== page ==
It helps that Jordan and Majors are both exceptional talents and inhabit their characters with a sincerity that helps ground the broad nature of the proceedings. Majors in particular inhabits Dame with an intensity and ferocity that would make Rocky III’s Clubber Lang wary, while also managing to make him almost wholly sympathetic. There’s a point mid-film where Dame lets his mask drop, revealing his true intentions. Until now, it was easy to feel almost entirely on Dame’s side. But even with such a blatant heel turn, Majors makes it feel like an inevitable development while never betraying the sympathy he’d previously built. It’s stunning work and positions Dame as one of the truly great villains of the Rocky-verse.
What I find most interesting about Creed III, though, is the window it provides not only into Jordan’s future as a director, but possibly the generation of filmmakers coming up alongside him. At age 36, Jordan has grown up right alongside the skyrocketing popularity of Japanese anime. For him, shows like Gundam Wing and Naruto are as influential as the likes of Spider-Man and Batman to past generations. And while Creed III never gets as over-the-top as any given episode of, say, Dragon Ball Z, the way Jordan approaches character archetypes, motivations, and even fight choreography is clearly drawn directly from the well of Japanese animation. Anime stories are often those of brothers-in-arms forced to fight against the other. Anime action scenes often have a very specific dynamic energy and flow. Both of these are qualities that Jordan brings to the forefront here.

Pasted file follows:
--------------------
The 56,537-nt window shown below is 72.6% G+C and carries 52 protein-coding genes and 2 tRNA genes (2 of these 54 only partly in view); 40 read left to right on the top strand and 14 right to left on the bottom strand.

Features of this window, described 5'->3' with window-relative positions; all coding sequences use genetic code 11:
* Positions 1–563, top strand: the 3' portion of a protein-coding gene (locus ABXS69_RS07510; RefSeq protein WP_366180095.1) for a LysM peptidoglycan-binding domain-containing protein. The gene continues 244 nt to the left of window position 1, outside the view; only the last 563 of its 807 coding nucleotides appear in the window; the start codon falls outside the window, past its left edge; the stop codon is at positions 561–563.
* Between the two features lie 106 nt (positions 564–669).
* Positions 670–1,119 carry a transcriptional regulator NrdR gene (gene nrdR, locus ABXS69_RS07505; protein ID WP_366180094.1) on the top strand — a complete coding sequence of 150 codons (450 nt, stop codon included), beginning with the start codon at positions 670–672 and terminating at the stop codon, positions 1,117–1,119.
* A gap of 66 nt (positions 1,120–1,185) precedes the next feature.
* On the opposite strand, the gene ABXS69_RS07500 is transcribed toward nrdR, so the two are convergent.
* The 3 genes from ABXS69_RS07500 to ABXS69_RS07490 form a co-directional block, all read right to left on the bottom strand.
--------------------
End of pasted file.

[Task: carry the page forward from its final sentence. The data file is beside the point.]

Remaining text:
This isn’t to say Michael B. Jordan is the first American filmmaker to be openly influenced by anime, of course. The Wachowskis were quite vocal about The Matrix being influenced by the likes of Ghost in the Shell, for instance. But it is a fascinating look into his influences and it lends Creed III a tone, particularly in the final fight, that helps it stand out from the rest of its forerunners. But it’s also, I think, a glimpse at how visual styles for Western-made movies in general could further evolve. Plenty of live action anime adaptations have been made in Japan. But the style has only become more widespread and popular in the West over the last couple decades and I’m willing to bet Creed III is just the beginning of how we’ll see its overt influence in a new generation of American filmmaking.
Where Creed III largely falters, though, is in its lack of a strong emotional core. The damaged brotherhood that Adonis and Dame navigate is felt, but it never takes root enough to feel like it matters that Adonis might lose his friend all over again. The gap in their relationship is too vast to make it feel like enough is at stake. Exacerbating this is the fact that not much is otherwise at stake. Adonis is already retired and with titles and belts won. He’s got plenty of money and a wonderful family. With none of those things truly at stake if he just walks away from a challenge by Dame, it lessens the impact of emotional and physical battle that goes down.
Still, Creed III manages to rise above these shortcomings and cements itself as a terrific boxing movie in its own right and Johnson proves himself more than capable behind the camera so much that I’ll be first in line when he decides to take another swing.